The first time I heard independent feature films typically take 4-5 years to complete my mind was boggled. After all, we turned around a pretty successful short in under two months. How hard could it be?

Turns out, pretty dagum hard.

Officially we started writing the John Gray feature film September of 2011, which puts us at about the 16-month mark. I sometimes wonder if I had known how utterly frustrating and maddening this writing process would be, if I would have even started.

Fortunately, I discovered these difficulties gradually.

Blood + Sweat + Tears = Breakthrough

When we sat down to write out the John Gray feature film, I had some thoughts on what I wanted to happen, but I knew I wouldn’t be the one to write it. For that, I called upon long-time collaborator Jessica Adducci (née Powers). We bounced some ideas around, and I encouraged her to take the story and make it her own. Soon we had our first finished treatment.

Unfortunately, it was fraught with many many glaring problems. It was clear that if Jess was going to write a screenplay based on my story and characters, I’d have to really (and I mean REALLY) understand the characters and their relationships. Not being a strong writer myself, this proved to be a daunting and difficult task.

One of the biggest helps I had came from Allen Palmer’s A New Character-Driven Hero’s Journey. In his post, he breaks down the mythical Heroes Journey (as put forty by Joseph Campbell) in a way that us mere mortals can comprehend.

I spent close to two weeks locked in my room grinding through characters, motivations, conflicts, and surprising resolutions. While a lot of that orignal work has been trimmed in favor of newer material, it paved the way forward and created what we hoped would be an exciting high concept steampunk story that focused on the characters and their internal conflicts.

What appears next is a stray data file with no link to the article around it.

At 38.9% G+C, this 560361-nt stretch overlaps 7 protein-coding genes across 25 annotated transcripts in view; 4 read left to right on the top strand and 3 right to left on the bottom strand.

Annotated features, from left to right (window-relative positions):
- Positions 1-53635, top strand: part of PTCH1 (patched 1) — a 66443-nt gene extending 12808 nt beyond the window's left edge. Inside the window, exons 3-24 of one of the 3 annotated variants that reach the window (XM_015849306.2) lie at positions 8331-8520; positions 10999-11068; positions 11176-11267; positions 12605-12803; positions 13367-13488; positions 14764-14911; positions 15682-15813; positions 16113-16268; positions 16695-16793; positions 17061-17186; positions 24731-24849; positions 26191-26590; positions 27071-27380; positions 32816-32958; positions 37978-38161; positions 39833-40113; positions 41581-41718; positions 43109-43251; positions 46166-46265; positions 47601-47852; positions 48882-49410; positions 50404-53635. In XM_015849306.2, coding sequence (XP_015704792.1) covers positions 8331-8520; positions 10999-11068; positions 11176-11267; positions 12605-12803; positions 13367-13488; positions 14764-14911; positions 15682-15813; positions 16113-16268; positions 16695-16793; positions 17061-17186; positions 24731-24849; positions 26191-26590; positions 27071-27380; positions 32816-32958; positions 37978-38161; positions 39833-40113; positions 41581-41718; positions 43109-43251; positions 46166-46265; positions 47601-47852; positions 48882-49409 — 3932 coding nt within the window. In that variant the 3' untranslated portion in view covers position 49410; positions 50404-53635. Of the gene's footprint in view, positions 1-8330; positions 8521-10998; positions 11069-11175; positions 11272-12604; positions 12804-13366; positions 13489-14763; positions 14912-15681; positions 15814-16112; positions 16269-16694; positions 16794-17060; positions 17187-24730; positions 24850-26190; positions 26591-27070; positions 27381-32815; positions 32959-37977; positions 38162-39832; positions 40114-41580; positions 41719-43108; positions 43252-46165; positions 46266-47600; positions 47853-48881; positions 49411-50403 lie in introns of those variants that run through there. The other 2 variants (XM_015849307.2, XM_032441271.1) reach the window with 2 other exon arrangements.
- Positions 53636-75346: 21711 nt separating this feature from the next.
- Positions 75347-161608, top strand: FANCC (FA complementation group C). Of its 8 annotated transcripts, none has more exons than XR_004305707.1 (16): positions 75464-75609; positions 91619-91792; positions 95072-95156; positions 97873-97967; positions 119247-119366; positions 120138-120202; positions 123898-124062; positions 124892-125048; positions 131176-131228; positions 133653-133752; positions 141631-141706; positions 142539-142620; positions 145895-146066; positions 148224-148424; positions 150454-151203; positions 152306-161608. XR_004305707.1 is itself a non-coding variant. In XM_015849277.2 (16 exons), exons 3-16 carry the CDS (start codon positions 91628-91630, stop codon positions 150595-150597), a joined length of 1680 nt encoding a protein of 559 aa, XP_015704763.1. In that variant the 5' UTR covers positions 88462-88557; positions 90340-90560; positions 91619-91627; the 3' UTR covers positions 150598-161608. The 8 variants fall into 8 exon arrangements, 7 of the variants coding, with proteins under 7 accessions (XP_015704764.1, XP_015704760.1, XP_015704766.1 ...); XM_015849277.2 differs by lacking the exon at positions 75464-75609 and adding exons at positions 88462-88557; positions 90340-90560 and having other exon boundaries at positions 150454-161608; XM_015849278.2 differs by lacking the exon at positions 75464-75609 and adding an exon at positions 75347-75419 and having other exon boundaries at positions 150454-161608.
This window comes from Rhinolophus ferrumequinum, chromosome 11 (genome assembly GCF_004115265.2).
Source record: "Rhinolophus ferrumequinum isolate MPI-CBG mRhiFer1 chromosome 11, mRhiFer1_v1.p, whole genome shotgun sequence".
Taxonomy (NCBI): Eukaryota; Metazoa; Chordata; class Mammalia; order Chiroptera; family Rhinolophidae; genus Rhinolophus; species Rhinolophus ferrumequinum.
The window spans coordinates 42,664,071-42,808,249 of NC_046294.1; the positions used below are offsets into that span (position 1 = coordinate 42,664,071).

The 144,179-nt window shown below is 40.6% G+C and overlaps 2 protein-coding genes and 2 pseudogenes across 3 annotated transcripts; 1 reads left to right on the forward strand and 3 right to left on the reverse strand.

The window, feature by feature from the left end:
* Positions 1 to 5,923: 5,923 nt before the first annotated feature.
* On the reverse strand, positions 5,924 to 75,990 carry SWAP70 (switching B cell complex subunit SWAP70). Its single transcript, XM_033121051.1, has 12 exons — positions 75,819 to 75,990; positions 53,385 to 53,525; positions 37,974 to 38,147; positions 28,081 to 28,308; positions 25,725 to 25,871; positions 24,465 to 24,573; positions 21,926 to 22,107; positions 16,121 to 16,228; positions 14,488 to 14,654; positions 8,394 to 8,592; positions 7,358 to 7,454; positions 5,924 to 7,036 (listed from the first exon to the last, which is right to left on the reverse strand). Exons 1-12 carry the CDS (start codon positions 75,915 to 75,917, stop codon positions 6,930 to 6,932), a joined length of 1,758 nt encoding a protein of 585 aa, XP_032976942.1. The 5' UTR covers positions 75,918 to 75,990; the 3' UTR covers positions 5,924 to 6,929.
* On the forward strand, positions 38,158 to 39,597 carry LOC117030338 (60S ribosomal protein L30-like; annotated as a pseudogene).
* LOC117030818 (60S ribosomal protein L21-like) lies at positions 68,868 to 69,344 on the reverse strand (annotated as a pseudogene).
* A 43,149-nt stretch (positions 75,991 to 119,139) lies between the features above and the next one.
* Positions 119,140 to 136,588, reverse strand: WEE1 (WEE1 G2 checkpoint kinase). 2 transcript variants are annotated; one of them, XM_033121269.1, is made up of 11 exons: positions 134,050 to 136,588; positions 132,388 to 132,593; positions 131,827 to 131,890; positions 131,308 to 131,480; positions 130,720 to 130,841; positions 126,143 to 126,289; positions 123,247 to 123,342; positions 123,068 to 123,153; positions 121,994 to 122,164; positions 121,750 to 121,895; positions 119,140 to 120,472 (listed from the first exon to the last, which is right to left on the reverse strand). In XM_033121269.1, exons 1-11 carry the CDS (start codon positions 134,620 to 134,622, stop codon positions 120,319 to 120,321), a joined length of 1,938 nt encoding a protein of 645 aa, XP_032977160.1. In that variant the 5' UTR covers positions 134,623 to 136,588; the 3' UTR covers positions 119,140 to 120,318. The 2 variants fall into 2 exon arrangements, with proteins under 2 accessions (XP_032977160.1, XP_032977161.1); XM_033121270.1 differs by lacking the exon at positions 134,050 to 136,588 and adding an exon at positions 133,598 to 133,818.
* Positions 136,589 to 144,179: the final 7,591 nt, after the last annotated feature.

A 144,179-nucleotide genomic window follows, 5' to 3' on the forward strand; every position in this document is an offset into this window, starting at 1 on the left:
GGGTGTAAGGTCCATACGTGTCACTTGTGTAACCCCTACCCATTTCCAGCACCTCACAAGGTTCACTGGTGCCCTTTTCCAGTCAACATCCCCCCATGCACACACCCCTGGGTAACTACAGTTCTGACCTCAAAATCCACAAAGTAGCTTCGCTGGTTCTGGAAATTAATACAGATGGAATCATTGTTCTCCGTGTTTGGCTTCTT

Once I got the nut cracked a teeny bit, Jess took over and smashed it wide open. The first time the team read the finished second revision, we were speechless. For once we had in our hands something that very well could be a legit, for real, feature film.

John Gray x BlueCat Screenplay Competition = Validation

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A short time later, Jess called and asked if we could submit the screenplay to the BlueCat Screenplay Competition. It’s a national thing that awards lots of money to people who have been writing far longer than we have. I didn’t put much stock in it initially, but Jess eventually won me over; John Gray was her first feature-length screenplay and BlueCat was the perfect way to celebrate the milestone.

I’m not expecting much; I doubt we’ll win anything, but it turns out BlueCat is known for one other thing: really really great feedback. Within weeks of our submission I had two sets of in-depth screenplay analysis…and it was POSITIVE! Very positive!

I’ll spare you the several pages of breakdown and serve up some simple affirmation:

This script works extraordinarily well, considering that it focuses on character rather than its high concept. The setting is wonderfully realized, with steampunk flourishes but still being rooted in historically accurate period.

High-fives for everyone!!!

(John Gray)Time = ?

John Gray Cork Board
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And here lies the unknown; where to go with it next? I puzzled over a troubling Act II climax, but Jess, being the enigmatic writer that she is, decided to scrap the whole thing and start over.

As nervous as that makes me, I remember what I told her when we started: that I wanted her to make this her story too, and I think she’s finally tapped into something special that has allowed her to do just that. I won’t get to read what is now the third revision till after new years, so like all of you, I wait with bated breath.

I don’t know if we’ll pursue traditional production and distribution partners, or if we’ll try to tackle it ourselves. Either way, I’ve never been this excited and anxious about a film. Directing John Gray will be a culmination of years of hard work, waiting and preparation.


Dan Baker

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Dan works out his social anxieties by producing and directing films. He's a proud New Mexican, and prefers green over red.

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